By Andrea Mykrantz, CVT
As many of you know there is concern surrounding several different brands of chicken jerky treats manufactured in China. Add to that the concern of so many recent recalls on various dog treats for potential salmonella contamination and you may find yourself wondering what treats are actually safe for me to feed my dog? Well, I found myself wondering the same thing and decided to start making some of my own dog treats.
Walk into any pet store around town and they will recommend bully sticks and antlers as the number one thing you should give to your pet. I know we have talked on this topic before but I really cannot stress enough the dangers of these products. A.) They are not food grade items; therefore, they are not inspected by the USDA or approved by AAFCO or governed by any organization to maintain any type of standards. Within the past few months alone, there have been recalls on pig product treats distributed by Target and Safeway Stores. B.) They just aren???t safe to give your dog. I compare giving my dog a deer antler, to handing a kid a dirty, broken glass full of juice to drink. Sure, if the kid is careful they can most likely drink the juice from the glass without an issue and if they???re lucky the dirt won???t be of any concern. Give your dog an antler to chew on and 9 times out of 10 they won???t have an issue, but is that 10th time worth the trip to the vet to extract the broken tooth or perform the foreign body removal surgery for the too big pieces that broke off and were swallowed?
Let???s talk about chicken jerky. Many dogs and cats have been affected by these imported jerky treats and no one really knows the causative agent making the pets ill. The FDA can???t issue a recall notice without a definitive reason for the recall. I???ve read that there are concerns with a particular type of plant (Jatropha) being used to make glycerin for these treats. The plant may contain toxic by-products; although conventional impurity tests being used may not be able to detect these toxic substances. So until better testing becomes available or another reason is discovered it is likely that these products will continue to be available and continue to make our pets ill or worse. What can you do to prevent your chicken jerky loving pet from becoming ill? Make your own! ??It???s is easy and way less messy to use during a training session than refrigerated pieces of roasted chicken. A basic recipe for chicken jerky can be found at this website www.dogtreatkitchen.com . I have found many fun recipes and some excellent general information about storing treats, places to purchase bone shaped cookie cutters, etc. If you don???t own a dehydrator try this:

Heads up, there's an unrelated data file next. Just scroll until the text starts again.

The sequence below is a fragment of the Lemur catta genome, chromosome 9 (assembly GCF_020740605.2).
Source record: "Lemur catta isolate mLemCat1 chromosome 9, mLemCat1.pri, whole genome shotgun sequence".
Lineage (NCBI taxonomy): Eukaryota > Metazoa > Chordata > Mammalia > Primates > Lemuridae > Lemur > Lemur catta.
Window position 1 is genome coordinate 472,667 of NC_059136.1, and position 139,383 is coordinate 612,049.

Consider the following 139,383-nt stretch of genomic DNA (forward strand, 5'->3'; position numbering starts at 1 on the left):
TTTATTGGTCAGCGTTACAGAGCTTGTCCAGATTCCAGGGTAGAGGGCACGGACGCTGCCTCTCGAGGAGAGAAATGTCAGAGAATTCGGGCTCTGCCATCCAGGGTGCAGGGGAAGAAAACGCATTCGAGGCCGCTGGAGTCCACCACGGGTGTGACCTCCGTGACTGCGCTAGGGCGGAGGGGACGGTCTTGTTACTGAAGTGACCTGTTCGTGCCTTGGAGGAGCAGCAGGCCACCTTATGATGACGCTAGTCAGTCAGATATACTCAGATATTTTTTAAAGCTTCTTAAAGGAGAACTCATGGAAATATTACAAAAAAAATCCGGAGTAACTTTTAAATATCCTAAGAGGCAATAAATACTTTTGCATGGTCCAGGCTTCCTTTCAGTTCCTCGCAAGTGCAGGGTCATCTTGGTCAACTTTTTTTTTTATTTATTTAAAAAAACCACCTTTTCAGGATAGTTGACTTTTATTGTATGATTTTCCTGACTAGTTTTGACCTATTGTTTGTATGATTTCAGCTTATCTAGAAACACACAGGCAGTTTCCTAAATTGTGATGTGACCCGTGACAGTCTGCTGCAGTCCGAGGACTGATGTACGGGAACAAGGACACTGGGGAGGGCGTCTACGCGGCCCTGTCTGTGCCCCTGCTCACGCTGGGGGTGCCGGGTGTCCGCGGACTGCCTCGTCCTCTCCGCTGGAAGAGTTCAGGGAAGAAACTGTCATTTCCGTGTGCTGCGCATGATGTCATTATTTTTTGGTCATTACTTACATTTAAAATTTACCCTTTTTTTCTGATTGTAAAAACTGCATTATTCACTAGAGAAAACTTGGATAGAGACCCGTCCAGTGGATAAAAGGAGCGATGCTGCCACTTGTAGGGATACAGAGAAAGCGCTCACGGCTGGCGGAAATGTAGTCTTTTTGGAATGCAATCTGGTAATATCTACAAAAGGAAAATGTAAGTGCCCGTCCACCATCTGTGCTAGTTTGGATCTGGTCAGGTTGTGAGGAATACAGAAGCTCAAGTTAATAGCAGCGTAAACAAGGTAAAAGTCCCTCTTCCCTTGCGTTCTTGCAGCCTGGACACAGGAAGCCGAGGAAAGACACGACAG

Chicken Jerky Dog Treats (http://www.dogtreatkitchen.com/chicken-jerky-dog-treats.html )
- Preheat oven to 200?? F
- Lightly grease a baking sheet.
- Rinse off chicken breast and remove any fat.
- Slice the chicken with the grain. This will help make the jerky even chewier for your dog. The slices should be very thin, about 1/8″ to 1/4″ thickness.
- Place the strips on the baking sheet.
- Bake for approximately 2 hours (see note below).
- Remove from oven and cool on a wire rack until completely cool.
- Cut strips into bite sized pieces.
Storing: These homemade dog treats may not last long enough to be stored because they are so good. But, just in case they do, store them in the refrigerator for 3 weeks. Freeze any remainder for up to 8 months. Be sure to read our tips on storing homemade dog treats for more information.
Alternately, you can use a food dehydrator to make chicken jerky. You should first heat the chicken to 165o F to kill any bacteria before continuing with the dehydration process.
Another treat recipe I discovered on Dog Treat Kitchen???s website is this:
Winter Squash Dog Muffins( http://www.dogtreatkitchen.com/dog-muffin-recipe.html )
- 1 cup rolled oats
- 1 cup whole wheat flour
- 1 tsp ground cinnamon
- 1 tsp ground ginger